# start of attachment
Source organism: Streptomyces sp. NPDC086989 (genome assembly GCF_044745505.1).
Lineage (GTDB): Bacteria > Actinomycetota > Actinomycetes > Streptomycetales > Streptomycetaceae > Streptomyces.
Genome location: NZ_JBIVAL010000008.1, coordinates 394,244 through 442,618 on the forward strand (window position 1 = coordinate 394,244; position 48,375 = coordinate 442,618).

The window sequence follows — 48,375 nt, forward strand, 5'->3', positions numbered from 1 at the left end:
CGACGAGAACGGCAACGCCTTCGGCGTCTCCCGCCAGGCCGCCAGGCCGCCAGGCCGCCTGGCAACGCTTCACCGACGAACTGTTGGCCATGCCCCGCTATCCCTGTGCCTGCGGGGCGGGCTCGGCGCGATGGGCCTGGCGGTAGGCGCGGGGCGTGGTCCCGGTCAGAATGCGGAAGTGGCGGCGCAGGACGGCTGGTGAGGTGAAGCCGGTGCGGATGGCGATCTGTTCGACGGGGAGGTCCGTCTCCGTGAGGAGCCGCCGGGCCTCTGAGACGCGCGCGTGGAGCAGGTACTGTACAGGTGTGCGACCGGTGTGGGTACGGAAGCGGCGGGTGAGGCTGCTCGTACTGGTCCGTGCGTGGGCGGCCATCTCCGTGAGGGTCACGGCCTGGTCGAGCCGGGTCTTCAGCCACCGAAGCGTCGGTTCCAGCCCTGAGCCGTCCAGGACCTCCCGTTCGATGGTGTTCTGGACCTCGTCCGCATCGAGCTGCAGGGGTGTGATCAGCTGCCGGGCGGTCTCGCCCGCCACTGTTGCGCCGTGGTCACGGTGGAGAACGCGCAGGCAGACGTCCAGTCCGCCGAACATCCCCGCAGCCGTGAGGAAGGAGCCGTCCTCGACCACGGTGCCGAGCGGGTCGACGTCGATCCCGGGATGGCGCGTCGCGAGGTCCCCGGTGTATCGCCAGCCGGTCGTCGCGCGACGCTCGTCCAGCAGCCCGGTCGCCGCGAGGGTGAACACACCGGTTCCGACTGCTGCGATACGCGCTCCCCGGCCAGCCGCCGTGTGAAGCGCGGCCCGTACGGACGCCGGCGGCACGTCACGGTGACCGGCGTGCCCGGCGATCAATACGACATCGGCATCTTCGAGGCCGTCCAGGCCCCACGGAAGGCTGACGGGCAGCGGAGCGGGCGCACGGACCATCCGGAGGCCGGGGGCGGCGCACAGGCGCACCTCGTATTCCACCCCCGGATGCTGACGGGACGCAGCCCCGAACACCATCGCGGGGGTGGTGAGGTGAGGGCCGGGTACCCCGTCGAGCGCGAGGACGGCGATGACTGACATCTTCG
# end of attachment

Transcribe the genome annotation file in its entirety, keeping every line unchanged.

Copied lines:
Source organism: Streptomyces sp. NPDC086989 (genome assembly GCF_044745505.1).
Lineage (GTDB): Bacteria > Actinomycetota > Actinomycetes > Streptomycetales > Streptomycetaceae > Streptomyces.
Genome location: NZ_JBIVAL010000008.1, coordinates 394,244 through 442,618 on the forward strand (window position 1 = coordinate 394,244; position 48,375 = coordinate 442,618).

The window sequence follows — 48,375 nt, forward strand, 5'->3', positions numbered from 1 at the left end:
CGACGAGAACGGCAACGCCTTCGGCGTCTCCCGCCAGGCCGCCAGGCCGCCAGGCCGCCTGGCAACGCTTCACCGACGAACTGTTGGCCATGCCCCGCTATCCCTGTGCCTGCGGGGCGGGCTCGGCGCGATGGGCCTGGCGGTAGGCGCGGGGCGTGGTCCCGGTCAGAATGCGGAAGTGGCGGCGCAGGACGGCTGGTGAGGTGAAGCCGGTGCGGATGGCGATCTGTTCGACGGGGAGGTCCGTCTCCGTGAGGAGCCGCCGGGCCTCTGAGACGCGCGCGTGGAGCAGGTACTGTACAGGTGTGCGACCGGTGTGGGTACGGAAGCGGCGGGTGAGGCTGCTCGTACTGGTCCGTGCGTGGGCGGCCATCTCCGTGAGGGTCACGGCCTGGTCGAGCCGGGTCTTCAGCCACCGAAGCGTCGGTTCCAGCCCTGAGCCGTCCAGGACCTCCCGTTCGATGGTGTTCTGGACCTCGTCCGCATCGAGCTGCAGGGGTGTGATCAGCTGCCGGGCGGTCTCGCCCGCCACTGTTGCGCCGTGGTCACGGTGGAGAACGCGCAGGCAGACGTCCAGTCCGCCGAACATCCCCGCAGCCGTGAGGAAGGAGCCGTCCTCGACCACGGTGCCGAGCGGGTCGACGTCGATCCCGGGATGGCGCGTCGCGAGGTCCCCGGTGTATCGCCAGCCGGTCGTCGCGCGACGCTCGTCCAGCAGCCCGGTCGCCGCGAGGGTGAACACACCGGTTCCGACTGCTGCGATACGCGCTCCCCGGCCAGCCGCCGTGTGAAGCGCGGCCCGTACGGACGCCGGCGGCACGTCACGGTGACCGGCGTGCCCGGCGATCAATACGACATCGGCATCTTCGAGGCCGTCCAGGCCCCACGGAAGGCTGACGGGCAGCGGAGCGGGCGCACGGACCATCCGGAGGCCGGGGGCGGCGCACAGGCGCACCTCGTATTCCACCCCCGGATGCTGACGGGACGCAGCCCCGAACACCATCGCGGGGGTGGTGAGGTGAGGGCCGGGTACCCCGTCGAGCGCGAGGACGGCGATGACTGACATCTTCG